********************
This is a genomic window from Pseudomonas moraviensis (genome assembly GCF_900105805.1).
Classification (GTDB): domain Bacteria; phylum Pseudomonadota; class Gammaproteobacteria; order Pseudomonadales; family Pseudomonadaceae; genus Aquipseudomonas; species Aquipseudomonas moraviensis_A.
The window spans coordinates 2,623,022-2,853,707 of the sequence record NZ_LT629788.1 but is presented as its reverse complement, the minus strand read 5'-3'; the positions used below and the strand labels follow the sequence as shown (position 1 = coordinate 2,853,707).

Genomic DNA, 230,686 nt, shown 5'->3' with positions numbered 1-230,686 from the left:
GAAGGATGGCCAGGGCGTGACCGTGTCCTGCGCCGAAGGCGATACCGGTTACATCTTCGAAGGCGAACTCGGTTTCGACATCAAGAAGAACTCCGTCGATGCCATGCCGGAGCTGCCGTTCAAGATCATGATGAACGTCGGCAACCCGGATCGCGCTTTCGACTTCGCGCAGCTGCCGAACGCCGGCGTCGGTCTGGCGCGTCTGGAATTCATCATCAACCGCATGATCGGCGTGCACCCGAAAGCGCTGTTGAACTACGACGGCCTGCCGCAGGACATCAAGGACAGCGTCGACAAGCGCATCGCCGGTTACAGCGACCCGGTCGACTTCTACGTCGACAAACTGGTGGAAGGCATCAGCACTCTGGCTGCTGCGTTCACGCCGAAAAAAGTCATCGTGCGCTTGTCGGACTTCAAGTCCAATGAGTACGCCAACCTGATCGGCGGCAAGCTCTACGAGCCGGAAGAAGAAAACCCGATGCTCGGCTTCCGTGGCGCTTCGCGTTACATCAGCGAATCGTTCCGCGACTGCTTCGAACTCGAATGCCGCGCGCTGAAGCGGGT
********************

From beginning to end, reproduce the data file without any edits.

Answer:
This is a genomic window from Pseudomonas moraviensis (genome assembly GCF_900105805.1).
Classification (GTDB): domain Bacteria; phylum Pseudomonadota; class Gammaproteobacteria; order Pseudomonadales; family Pseudomonadaceae; genus Aquipseudomonas; species Aquipseudomonas moraviensis_A.
The window spans coordinates 2,623,022-2,853,707 of the sequence record NZ_LT629788.1 but is presented as its reverse complement, the minus strand read 5'-3'; the positions used below and the strand labels follow the sequence as shown (position 1 = coordinate 2,853,707).

Genomic DNA, 230,686 nt, shown 5'->3' with positions numbered 1-230,686 from the left:
GAAGGATGGCCAGGGCGTGACCGTGTCCTGCGCCGAAGGCGATACCGGTTACATCTTCGAAGGCGAACTCGGTTTCGACATCAAGAAGAACTCCGTCGATGCCATGCCGGAGCTGCCGTTCAAGATCATGATGAACGTCGGCAACCCGGATCGCGCTTTCGACTTCGCGCAGCTGCCGAACGCCGGCGTCGGTCTGGCGCGTCTGGAATTCATCATCAACCGCATGATCGGCGTGCACCCGAAAGCGCTGTTGAACTACGACGGCCTGCCGCAGGACATCAAGGACAGCGTCGACAAGCGCATCGCCGGTTACAGCGACCCGGTCGACTTCTACGTCGACAAACTGGTGGAAGGCATCAGCACTCTGGCTGCTGCGTTCACGCCGAAAAAAGTCATCGTGCGCTTGTCGGACTTCAAGTCCAATGAGTACGCCAACCTGATCGGCGGCAAGCTCTACGAGCCGGAAGAAGAAAACCCGATGCTCGGCTTCCGTGGCGCTTCGCGTTACATCAGCGAATCGTTCCGCGACTGCTTCGAACTCGAATGCCGCGCGCTGAAGCGGGT